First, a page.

As day two of the hotly contested TWU case drew to a close at the Supreme Court, several lawyers said they expect a split judgment — but counsel on both sides were less certain about the final outcome, or what the determinative issues of the multi-layered historic case will be.
The top court reserved judgment Dec. 1 after hearing five minutes of oral argument from each of 27 interveners on the second day of the two-day TWU hearing in Ottawa. The nine judges were far less animated and voluble than they had been the day before when they enthusiastically grilled counsel for the parties — i.e. for Trinity Western University (TWU) and the Ontario and B.C. law societies (see story on the Nov. 30 hearing).
“Yesterday, it felt like [the judges] were expressing comments that showed their hand, and then today they took their hands back and put them closer to their chest,” remarked Immanuel Lanzaderas, co-counsel for the intervener Canadian Association of University Teachers.
“The court heard all sides and was certainly alive to, and aware of, all of the angles, and all of the perspectives being brought — that’s all we can ask for ultimately,” said Albertos Polizogopoulos, co-counsel for the intervener Evangelical Fellowship of Canada.
TWU’s president, Abbotsford, B.C. lawyer Bob Kuhn, said he remains hopeful that the country’s first evangelical Christian law school will be able to open its doors, if not in 2018, then in 2019. “You can imagine that as a small university on the outskirts of Vancouver, this has taken significant resolve to get it to this level,” he told The Lawyer’s Daily outside the courtroom. “But in terms of the hearing that we’ve had over the last two days, and the process that’s led up to that, we believe that it has been fair and reasonable and addresses all the issues that we would have expected to be addressed.”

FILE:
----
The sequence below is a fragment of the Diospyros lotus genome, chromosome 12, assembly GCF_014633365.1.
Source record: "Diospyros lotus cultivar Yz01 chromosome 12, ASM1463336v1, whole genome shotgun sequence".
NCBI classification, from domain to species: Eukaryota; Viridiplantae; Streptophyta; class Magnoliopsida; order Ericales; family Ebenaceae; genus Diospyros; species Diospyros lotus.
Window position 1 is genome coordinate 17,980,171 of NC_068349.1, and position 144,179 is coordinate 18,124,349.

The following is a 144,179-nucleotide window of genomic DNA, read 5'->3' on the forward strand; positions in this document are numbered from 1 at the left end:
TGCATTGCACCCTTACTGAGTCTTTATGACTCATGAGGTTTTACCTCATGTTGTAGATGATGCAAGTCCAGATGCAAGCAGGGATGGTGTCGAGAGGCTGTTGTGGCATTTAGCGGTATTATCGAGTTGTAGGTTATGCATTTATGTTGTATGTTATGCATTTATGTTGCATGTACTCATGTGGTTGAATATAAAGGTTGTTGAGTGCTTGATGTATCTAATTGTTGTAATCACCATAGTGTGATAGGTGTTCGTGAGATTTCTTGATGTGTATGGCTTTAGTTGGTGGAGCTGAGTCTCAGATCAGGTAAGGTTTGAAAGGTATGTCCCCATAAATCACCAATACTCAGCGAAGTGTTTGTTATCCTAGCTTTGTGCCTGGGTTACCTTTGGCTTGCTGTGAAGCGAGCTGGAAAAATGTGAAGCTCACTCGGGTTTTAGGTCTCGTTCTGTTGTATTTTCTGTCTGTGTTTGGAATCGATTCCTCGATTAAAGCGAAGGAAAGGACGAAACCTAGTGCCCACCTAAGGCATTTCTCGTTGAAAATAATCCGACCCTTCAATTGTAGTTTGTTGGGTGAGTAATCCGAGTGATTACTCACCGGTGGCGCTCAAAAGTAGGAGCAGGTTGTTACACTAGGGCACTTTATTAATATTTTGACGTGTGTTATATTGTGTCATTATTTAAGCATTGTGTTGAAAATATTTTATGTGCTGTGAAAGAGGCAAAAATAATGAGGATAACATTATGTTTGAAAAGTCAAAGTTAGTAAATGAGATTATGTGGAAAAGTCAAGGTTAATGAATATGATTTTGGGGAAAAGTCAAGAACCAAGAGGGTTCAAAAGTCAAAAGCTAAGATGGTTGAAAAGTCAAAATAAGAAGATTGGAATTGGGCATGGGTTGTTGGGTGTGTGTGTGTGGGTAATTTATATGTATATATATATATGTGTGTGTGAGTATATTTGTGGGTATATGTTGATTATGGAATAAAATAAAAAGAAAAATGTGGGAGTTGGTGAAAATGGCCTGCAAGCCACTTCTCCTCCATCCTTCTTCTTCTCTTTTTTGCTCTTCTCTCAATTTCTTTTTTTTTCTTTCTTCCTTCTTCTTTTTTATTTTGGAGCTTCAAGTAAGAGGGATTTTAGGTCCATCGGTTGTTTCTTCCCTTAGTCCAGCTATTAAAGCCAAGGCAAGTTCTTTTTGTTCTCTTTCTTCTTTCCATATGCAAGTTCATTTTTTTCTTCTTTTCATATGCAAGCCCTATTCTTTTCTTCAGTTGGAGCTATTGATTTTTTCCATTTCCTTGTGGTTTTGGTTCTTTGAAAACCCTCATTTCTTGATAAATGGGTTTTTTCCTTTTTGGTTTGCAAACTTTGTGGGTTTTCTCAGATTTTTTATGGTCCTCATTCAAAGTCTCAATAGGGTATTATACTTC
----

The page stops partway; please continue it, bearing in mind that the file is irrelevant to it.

The ultimate issue before the Supreme Court is whether to uphold or reverse the regulators’ separate decisions not to accredit the proposed law school on the basis that TWU’s faith-based compulsory code of conduct restricting sexual intimacy to married heterosexuals effectively excludes LGBTQ students from scarce law school seats — which the law societies, who are bound by the Charter, say they cannot bless.
The judges sat mostly silent as the interveners weighed in with their varied perspectives (fewer than half supported TWU), but Justices Russell Brown and Malcolm Rowe pressed Susan Ursel, co-counsel for the intervener Canadian Bar Association, to explain what the logical implications are of her position (shared by the law societies) that the regulators can deny accreditation on the basis of a faith-based university’s exclusionary admissions policy. (As a private sectarian body, the university itself is not bound by the Charter or provincial human rights legislation, although the legal regulators are.)
“What TWU now seeks is access to accreditation as a tangible form of additional government support for its religious law school, despite its discriminatory and exclusionary admission policy,” Ursel maintained. “This is a case about the boundaries of government support for religious legal education.”
“Is accreditation a form of support?” Justice Brown queried.>
This article continues at [The Lawyers Daily] Lawyers anticipate split ruling as SCC reserves judgment after animated TWU hearing